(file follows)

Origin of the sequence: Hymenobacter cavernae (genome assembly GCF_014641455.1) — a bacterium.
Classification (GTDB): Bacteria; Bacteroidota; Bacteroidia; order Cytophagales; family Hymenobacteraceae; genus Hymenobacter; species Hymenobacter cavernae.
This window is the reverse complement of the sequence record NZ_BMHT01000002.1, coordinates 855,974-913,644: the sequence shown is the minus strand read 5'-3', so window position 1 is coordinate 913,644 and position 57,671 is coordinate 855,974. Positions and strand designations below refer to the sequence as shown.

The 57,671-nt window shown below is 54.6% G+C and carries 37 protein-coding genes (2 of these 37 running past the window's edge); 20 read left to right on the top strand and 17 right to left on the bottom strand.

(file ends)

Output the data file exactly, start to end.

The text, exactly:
Origin of the sequence: Hymenobacter cavernae (genome assembly GCF_014641455.1) — a bacterium.
Classification (GTDB): Bacteria; Bacteroidota; Bacteroidia; order Cytophagales; family Hymenobacteraceae; genus Hymenobacter; species Hymenobacter cavernae.
This window is the reverse complement of the sequence record NZ_BMHT01000002.1, coordinates 855,974-913,644: the sequence shown is the minus strand read 5'-3', so window position 1 is coordinate 913,644 and position 57,671 is coordinate 855,974. Positions and strand designations below refer to the sequence as shown.

The 57,671-nt window shown below is 54.6% G+C and carries 37 protein-coding genes (2 of these 37 running past the window's edge); 20 read left to right on the top strand and 17 right to left on the bottom strand.